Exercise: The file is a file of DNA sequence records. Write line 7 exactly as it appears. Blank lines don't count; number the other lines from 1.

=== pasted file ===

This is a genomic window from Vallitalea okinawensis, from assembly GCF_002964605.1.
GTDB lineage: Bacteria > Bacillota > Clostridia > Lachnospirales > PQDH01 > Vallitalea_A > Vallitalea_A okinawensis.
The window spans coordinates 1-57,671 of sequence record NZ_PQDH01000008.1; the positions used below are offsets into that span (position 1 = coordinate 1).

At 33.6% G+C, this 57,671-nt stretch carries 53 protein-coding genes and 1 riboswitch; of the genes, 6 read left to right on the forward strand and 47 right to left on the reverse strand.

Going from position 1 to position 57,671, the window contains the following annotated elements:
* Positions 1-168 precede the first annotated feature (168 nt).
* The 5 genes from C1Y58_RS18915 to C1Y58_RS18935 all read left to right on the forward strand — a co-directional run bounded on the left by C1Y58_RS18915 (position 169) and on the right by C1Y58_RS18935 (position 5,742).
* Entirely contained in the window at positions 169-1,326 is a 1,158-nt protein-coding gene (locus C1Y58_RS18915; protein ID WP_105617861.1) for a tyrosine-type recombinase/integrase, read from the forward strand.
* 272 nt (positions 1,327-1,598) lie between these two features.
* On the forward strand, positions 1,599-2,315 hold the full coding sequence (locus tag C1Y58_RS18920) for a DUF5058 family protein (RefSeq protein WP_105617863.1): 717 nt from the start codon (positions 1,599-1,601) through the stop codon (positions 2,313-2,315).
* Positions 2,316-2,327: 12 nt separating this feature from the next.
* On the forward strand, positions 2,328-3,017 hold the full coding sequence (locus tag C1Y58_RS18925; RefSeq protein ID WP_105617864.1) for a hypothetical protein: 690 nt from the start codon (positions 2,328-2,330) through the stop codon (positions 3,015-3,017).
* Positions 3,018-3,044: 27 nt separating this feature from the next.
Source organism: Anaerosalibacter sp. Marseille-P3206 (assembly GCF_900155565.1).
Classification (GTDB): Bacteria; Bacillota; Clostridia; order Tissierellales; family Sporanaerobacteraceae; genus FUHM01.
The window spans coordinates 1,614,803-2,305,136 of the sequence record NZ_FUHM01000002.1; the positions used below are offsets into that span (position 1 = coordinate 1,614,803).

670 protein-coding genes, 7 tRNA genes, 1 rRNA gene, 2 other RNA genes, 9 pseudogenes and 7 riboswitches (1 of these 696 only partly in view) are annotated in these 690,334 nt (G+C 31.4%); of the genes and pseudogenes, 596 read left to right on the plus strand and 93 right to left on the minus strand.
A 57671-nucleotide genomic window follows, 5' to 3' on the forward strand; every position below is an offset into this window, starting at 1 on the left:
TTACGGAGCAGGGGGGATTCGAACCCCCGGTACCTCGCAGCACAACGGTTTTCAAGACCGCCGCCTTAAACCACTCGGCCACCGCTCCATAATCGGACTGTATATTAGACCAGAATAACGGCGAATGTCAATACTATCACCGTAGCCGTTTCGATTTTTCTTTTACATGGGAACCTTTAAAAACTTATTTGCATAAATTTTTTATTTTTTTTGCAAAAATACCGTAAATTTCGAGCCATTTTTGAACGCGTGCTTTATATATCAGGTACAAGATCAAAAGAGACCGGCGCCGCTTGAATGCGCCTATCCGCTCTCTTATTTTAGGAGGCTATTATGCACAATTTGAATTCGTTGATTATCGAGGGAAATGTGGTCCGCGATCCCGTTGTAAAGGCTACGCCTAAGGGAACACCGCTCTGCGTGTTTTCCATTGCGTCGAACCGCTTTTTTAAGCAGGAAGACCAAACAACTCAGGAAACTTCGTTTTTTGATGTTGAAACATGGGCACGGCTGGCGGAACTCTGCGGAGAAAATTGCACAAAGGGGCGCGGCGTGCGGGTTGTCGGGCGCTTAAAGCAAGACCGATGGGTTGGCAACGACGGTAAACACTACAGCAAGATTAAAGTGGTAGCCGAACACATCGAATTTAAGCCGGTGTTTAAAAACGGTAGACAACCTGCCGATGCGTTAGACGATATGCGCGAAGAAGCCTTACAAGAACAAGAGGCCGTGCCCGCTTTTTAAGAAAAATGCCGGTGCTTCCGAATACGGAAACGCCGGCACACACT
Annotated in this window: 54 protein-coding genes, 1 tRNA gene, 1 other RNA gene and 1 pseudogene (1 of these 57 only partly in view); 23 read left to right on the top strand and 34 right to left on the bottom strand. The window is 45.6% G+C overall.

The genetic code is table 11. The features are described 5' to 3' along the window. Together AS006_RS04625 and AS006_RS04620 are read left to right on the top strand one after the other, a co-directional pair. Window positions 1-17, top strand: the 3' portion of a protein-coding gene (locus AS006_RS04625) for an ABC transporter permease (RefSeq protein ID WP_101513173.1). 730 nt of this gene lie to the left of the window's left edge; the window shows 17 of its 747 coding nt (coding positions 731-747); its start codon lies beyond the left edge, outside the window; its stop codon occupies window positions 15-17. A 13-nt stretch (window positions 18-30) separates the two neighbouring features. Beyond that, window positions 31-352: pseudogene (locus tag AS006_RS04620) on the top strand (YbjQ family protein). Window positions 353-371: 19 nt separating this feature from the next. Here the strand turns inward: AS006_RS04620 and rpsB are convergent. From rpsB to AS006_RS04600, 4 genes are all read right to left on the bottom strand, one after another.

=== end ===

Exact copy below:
* The 5 genes from C1Y58_RS18915 to C1Y58_RS18935 all read left to right on the forward strand — a co-directional run bounded on the left by C1Y58_RS18915 (position 169) and on the right by C1Y58_RS18935 (position 5,742).